Seth Pierce explains why the Cross on which Jesus died bears more meaning than you might expect.
The cross of Jesus has become the universal symbol for the Christian faith. There are even songs about it. The hymn, “The Old Rugged Cross,” talks about clinging to the cross, loving it and being attracted to it.
The New Testament of the Bible also speaks a lot about the cross. All four Gospels describe the death of Jesus on this hideous Roman torture instrument, and how He carried it to the place of His execution. John says, “Carrying his own cross, [Jesus] went out to the place of the Skull (which in Aramaic is called Golgotha)” (John 19:17). We also know, of course, that a man named Simon of Cyrene carried it part of the way (see Matthew 27:32).
Around this time of year, commonly referred to as Easter, Christians centre their attention on the “Passion Week,” which focuses on the experiences of Jesus over the week that led up to His death. Mel Gibson’s movie, The Passion of the Christ, helps us to understand Jesus’ suffering in graphic and confronting imagery.
But while the cross is certainly an important symbol for Christians, is it the only important element among the events that occurred that week?
One of the earliest Christian documents is a letter written by the apostle Paul called 1 Corinthians. In a key text describing the lives and thoughts of early believers, he writes, “If Christ has not been raised, our preaching is useless and so is your faith” (15:14). While there is no denying the importance of Jesus’ suffering and death on the cross, without the resurrection, nothing else that Jesus did actually matters.
Before His death, Jesus repeatedly alluded not only to His death, but also to His return to life: “Jesus answered them, ‘Destroy this temple, and I will raise it again in three days.’ . . . But the temple he had spoken of was his body” (John 2:19–21).
Yet in spite of the numerous predictions of both His death and resurrection, Jesus still had to remind His disciples that He had told them He would rise again (see Matthew 16:21; Mark 9:31; Luke 9:22). When Jesus found them the evening after His resurrection, they were mourning His death, believing that it meant the end. Somehow they had missed or forgotten all of His allusions to the fact that He would rise from the dead.
For them, His death on the cross was the moment they lost what had been their faith. As some of His disciples walked to Emmaus the afternoon of the resurrection, Jesus came alongside them, initially disguising Himself, and began asking them about the events of that weekend. They told Him about the crucifixion and how it had crushed their hope that Jesus was the Messiah.
Jesus said, “ ‘How foolish you are, and how slow to believe all that the prophets have spoken! Did not the Messiah have to suffer these things and then enter his glory?’ And beginning with Moses and all the Prophets, he explained to them what was said in all the Scriptures concerning himself” (Luke 24:25–27).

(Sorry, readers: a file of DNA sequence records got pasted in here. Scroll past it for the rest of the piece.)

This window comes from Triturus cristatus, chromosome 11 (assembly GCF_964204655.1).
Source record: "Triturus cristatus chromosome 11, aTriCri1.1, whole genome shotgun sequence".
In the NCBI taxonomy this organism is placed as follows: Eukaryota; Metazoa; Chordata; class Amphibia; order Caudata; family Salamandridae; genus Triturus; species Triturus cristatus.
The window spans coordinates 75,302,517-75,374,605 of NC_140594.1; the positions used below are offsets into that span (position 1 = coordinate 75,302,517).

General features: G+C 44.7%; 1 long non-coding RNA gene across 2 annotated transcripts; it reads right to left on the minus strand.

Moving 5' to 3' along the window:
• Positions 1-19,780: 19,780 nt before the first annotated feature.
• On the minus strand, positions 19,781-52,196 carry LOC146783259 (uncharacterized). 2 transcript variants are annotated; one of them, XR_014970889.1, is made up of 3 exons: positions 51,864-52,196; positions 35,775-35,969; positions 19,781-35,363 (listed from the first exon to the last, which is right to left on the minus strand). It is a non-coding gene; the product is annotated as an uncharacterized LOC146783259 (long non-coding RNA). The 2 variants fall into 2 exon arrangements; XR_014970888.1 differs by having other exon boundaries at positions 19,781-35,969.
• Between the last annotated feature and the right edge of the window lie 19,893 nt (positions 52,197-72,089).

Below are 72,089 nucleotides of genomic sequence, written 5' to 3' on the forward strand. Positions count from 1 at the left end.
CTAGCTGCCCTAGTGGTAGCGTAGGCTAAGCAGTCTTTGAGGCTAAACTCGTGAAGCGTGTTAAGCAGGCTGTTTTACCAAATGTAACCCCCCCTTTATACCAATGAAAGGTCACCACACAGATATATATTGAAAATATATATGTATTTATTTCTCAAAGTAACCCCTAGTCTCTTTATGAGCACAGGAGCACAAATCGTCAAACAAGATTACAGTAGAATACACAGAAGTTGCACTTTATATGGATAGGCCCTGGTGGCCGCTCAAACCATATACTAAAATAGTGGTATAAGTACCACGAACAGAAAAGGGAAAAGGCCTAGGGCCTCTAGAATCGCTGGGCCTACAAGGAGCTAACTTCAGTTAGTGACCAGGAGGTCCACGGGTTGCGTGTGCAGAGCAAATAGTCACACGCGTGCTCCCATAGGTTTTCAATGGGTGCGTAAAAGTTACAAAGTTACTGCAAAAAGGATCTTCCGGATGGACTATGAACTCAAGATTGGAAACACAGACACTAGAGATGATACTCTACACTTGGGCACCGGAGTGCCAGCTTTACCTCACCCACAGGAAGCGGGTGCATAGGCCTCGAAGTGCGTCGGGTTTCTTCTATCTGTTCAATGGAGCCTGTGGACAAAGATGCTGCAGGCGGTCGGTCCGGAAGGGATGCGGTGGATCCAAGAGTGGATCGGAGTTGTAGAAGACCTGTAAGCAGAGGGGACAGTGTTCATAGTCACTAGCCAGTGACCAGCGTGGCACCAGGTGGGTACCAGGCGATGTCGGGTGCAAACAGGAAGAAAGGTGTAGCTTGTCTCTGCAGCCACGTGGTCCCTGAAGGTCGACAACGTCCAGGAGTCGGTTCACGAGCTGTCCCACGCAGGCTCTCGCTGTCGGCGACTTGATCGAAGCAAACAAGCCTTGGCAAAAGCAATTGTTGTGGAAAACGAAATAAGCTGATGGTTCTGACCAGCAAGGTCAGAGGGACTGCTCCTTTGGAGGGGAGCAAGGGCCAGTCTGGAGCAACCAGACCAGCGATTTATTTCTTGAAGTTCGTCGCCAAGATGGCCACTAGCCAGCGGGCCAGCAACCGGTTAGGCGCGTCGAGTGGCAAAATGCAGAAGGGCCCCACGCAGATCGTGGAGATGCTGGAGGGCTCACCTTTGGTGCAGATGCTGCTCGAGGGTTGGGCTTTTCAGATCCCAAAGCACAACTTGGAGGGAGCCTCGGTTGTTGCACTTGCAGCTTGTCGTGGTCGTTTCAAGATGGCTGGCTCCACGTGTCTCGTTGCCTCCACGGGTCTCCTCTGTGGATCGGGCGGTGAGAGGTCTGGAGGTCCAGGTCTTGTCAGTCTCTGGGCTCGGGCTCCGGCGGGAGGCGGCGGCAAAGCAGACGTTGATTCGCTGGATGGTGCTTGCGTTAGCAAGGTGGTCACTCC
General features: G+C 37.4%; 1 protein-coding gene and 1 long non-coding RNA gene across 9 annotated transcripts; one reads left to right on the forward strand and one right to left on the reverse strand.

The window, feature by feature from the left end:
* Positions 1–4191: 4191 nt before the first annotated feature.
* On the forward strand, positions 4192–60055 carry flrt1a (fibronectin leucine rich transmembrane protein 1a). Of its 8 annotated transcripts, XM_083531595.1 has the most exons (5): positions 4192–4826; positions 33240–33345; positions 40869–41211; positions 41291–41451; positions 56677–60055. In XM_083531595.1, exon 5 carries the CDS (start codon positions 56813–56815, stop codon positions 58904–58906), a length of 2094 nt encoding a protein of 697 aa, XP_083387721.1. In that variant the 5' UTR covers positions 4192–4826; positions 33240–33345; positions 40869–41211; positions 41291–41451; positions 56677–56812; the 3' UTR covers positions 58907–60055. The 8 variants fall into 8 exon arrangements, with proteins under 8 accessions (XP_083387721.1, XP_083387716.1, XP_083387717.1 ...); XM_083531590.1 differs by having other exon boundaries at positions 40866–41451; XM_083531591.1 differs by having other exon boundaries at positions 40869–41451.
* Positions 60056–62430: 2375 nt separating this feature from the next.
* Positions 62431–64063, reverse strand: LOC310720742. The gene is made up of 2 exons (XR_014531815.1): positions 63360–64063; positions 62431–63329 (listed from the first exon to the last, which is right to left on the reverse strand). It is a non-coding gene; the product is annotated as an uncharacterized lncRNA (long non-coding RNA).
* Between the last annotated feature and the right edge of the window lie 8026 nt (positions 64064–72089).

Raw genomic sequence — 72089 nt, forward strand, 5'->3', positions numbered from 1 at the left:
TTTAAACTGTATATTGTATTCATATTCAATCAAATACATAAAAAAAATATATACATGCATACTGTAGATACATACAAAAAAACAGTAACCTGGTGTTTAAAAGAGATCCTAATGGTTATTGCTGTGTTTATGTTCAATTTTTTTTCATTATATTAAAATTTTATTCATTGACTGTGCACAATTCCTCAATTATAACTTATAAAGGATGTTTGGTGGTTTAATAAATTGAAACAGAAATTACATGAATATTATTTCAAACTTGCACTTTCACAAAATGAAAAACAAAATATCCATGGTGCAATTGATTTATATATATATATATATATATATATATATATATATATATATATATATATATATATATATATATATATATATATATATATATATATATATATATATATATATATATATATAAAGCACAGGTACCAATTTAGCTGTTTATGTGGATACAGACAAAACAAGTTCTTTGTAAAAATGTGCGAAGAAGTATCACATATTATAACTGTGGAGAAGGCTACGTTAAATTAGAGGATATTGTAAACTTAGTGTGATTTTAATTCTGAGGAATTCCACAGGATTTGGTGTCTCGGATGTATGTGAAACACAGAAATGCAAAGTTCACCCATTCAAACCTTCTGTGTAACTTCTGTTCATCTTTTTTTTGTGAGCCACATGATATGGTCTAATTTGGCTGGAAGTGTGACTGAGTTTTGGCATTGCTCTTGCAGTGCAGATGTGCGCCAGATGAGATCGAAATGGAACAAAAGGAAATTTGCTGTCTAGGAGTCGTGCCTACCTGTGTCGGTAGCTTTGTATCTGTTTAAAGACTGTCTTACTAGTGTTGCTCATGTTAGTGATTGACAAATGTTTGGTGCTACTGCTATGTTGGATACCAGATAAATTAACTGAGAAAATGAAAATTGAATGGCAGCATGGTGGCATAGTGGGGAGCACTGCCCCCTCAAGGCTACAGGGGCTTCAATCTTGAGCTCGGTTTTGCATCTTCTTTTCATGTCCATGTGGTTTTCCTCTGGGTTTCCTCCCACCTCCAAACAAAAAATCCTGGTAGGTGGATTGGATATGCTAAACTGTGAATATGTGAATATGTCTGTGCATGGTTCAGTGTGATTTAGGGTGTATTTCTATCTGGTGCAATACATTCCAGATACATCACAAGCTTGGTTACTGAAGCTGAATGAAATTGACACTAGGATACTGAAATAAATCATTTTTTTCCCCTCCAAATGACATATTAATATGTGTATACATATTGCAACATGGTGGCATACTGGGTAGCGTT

After Jesus finished His explanation, He revealed His identity to the two disciples. They then hurried back to the other disciples and told them that they had met with Jesus and actually talked to Him (Luke 24:34, 35). A Christian’s faith is rooted in a living Saviour—not a dead one.
I have a lot of history books in my library. These books contain extremely detailed accounts of pirates, presidents, pilgrims and pioneers. I can access facts about the foods they ate, the clothes they wore and how dysfunctional their families were. I can also read their writings, from personal notes to their published public works. Many times they influence the way I think or help me understand why the world is the way it is.
Yet for all the content inside those books, not one of those people can save me. They are all dead and have no awareness of my life. They can’t defend me when I mess up and they won’t be able to give me a new life when this present one ends.
But in this same letter to the Corinthians, Paul wrote, “Since death came through a man, the resurrection of the dead comes also through a man” (1 Corinthians 15:21).
Not only did Jesus die on our behalf to make amends for humanity’s sin, but Scripture also records that Jesus ascended to heaven in order be our Advocate: “We do not have a high priest who is unable to empathise with our weaknesses, but we have one who has been tempted in every way, just as we are—yet he did not sin” (Hebrews 4:15). Also, Jesus is “able to save completely those who come to God through him, because he always lives to intercede for them” (Hebrews 7:25).
Even the controversial (and highly successful) novelist Dan Brown said, “Suggesting a married Jesus is one thing, but questioning the Resurrection undermines the very heart of Christian belief.” So even those with a reputation for portraying aberrant views of Christ acknowledge that the essence of Christianity is compromised without the pivotal story of the resurrection.
Jesus is not some historical figure who died thousands of years ago and now lies mouldering in a tomb. He isn’t just some guy in dusty history books who said some cool stuff and inspired a bunch of people. Jesus is alive and well, and He interacts with His followers every day.
Too often, even for Christians, Jesus isn’t a daily reality so much as ancient history. Instead of getting Jesus to lead them in their daily lives by impressing their hearts and minds with thoughts about Him, they sit mindlessly in church, unengaged.
Wearing articles of clothing or a cross necklace to identify one’s religious tradition isn’t enough when it comes to being a Christian. It’s about having a personal relationship with Christ who lived and died for us—and now lives to shape and transform our lives.